The results of the present study also show a significant correlation of the genotypes of the T393C SNP with the clinical outcome in a series of 202 HNSCC. The homozygous CC genotype was significantly associated with a decreased overall survival, as well as relapse-free survival, when compared with 393T allele carriers. In multivariate analysis, including AJCC stage, tumor location, and gender as covariates, the T393C SNP was shown to be an independent prognostic factor for clinical outcome. As in other carcinomas (1921), the T393C SNP per se does neither represent a risk factor for the development of HNSCC nor it is related to the most prominent etiologic risk factor, namely tobacco smoking. The C allele frequency was, however, significantly related to the HNSCC tumor stage at the time of diagnosis and thus associated with an aggressive tumor growth (Table 2).

When detected early, the 5-year survival rate of HNSCC is 75%; however, when the majority of patients initially diagnosed with metastatic disease are included, the 5-year survival rate decreases to ∼35% (13). Genotyping of the T393C SNP may thus be proposed as a tool to further select people with an increased risk to develop HNSCC (tobacco and/or alcohol abusers) who would benefit from shorter screening intervals to detect HNSCC at an earlier disease stage. Additionally, genotyping of the T393C SNP offers the possibility to identify patients with lower risk of recurrence who would benefit from resection alone followed by reconstructive surgery and those who require additional treatment, such as radiotherapy.

Due to the fact that the outcome of HNSCC is still very unfavorable, much effort is devoted to research on new multimodal treatment strategies (610, 28) and also to the detection of new prognostic biomarkers (4, 11, 1318, 2931).

The GNAS1 TT genotype is associated with increased Gαs mRNA expression in different tissues (20), which led us to hypothesize that the T393C exchange itself could have an effect upon mRNA stability. Indeed, we found that the T393C polymorphism influences GNAS mRNA folding (20), which could have a major effect upon mRNA stability and Gαs expression. Determinants of mRNA stability have been described in the coding region of some other genes (3234). Different in vitro experiments suggest that increased expression of Gαs is associated with enhanced apoptosis (2325). The second messenger cyclic AMP, which is generated subsequently to the activation of Gαs, seems to play a major role in this proapoptotic process. Cyclic AMP can augment or suppress extracellular signal-regulated kinase activity, depending on the cell type. As an example, Raf-1 is inhibited by protein kinase A, which is one of the downstream effectors of cyclic AMP (35). A recent report has shown that cyclic AMP blocks Raf-1 activity in different cell types, resulting in suppression of the oncogenic activity of Raf-1 (36). Subsequently, Raf-1 inhibition by antisense nucleotide treatment induced potent antiproliferative effects in tumor cell lines. In addition, depletion of Raf-1 by treatment with ansamycins induced growth inhibition and apoptosis of tumor cells (37, 38). This process could be of particular importance in TT genotypes, in which Gαs expression is increased. There are already the first drugs, such as the ansamycin-based heat shock protein 90 inhibitor 17-AAG or the novel dimeric ansamycin EC-5 in clinical studies. These drugs aim for a down-regulation of c-Raf-1 and, thereafter, the resulting antitumor activity in HNSCC (39). It would, therefore, be of interest to investigate whether patients with specific T393C genotypes would especially benefit from such novel anticancer drugs due to synergistic or complementary effects, which could substantially contribute to increase efficacy and safety of such new drugs.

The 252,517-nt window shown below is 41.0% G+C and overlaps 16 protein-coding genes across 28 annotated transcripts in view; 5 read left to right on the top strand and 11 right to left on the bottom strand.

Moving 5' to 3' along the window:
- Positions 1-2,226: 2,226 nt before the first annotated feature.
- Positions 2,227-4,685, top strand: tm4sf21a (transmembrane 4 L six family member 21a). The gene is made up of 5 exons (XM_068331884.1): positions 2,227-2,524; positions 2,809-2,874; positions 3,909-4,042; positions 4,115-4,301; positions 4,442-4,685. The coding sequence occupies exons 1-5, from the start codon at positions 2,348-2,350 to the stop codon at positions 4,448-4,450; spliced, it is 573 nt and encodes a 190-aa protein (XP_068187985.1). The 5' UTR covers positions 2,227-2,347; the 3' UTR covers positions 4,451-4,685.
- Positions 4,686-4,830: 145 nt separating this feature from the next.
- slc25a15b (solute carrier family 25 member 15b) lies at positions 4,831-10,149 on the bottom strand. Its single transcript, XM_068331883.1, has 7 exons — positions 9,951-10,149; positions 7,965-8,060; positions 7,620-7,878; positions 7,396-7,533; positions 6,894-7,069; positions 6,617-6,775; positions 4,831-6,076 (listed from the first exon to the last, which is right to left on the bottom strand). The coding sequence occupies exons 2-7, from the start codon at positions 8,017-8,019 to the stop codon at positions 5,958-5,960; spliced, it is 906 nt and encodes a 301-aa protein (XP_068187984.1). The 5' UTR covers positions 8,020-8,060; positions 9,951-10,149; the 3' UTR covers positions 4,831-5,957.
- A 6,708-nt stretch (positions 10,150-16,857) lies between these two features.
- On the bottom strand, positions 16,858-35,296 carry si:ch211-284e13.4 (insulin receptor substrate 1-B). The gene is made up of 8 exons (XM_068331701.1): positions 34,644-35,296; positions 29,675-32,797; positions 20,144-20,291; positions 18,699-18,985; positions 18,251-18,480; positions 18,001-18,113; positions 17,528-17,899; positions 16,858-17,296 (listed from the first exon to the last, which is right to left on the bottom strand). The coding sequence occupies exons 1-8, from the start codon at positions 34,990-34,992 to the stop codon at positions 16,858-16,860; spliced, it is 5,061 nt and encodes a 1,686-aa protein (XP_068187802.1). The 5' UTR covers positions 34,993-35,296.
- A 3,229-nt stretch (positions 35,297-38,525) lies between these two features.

In summary, it can be stated that the genotypes of the T393C SNP of the G-protein gene may represent a promising “tumor host”–derived marker for the clinical management of patients with HNSCC. Although the genotypes of this SNP are themselves not associated with a particular risk for the development of HNSCC, carriers of the C allele with known risk factors (tobacco and/or alcohol abuse) may benefit from regular screening for HNSCC.

Grant support: IFORES program of University of Duisburg/Essen, Germany.

The costs of publication of this article were defrayed in part by the payment of page charges. This article must therefore be hereby marked advertisement in accordance with 18 U.S.C. Section 1734 solely to indicate this fact.

We thank Karl Worm (Institute of Pathology and Neuropathology) for his experienced assistance with the DNA extraction and Crista Collins for revising the manuscript.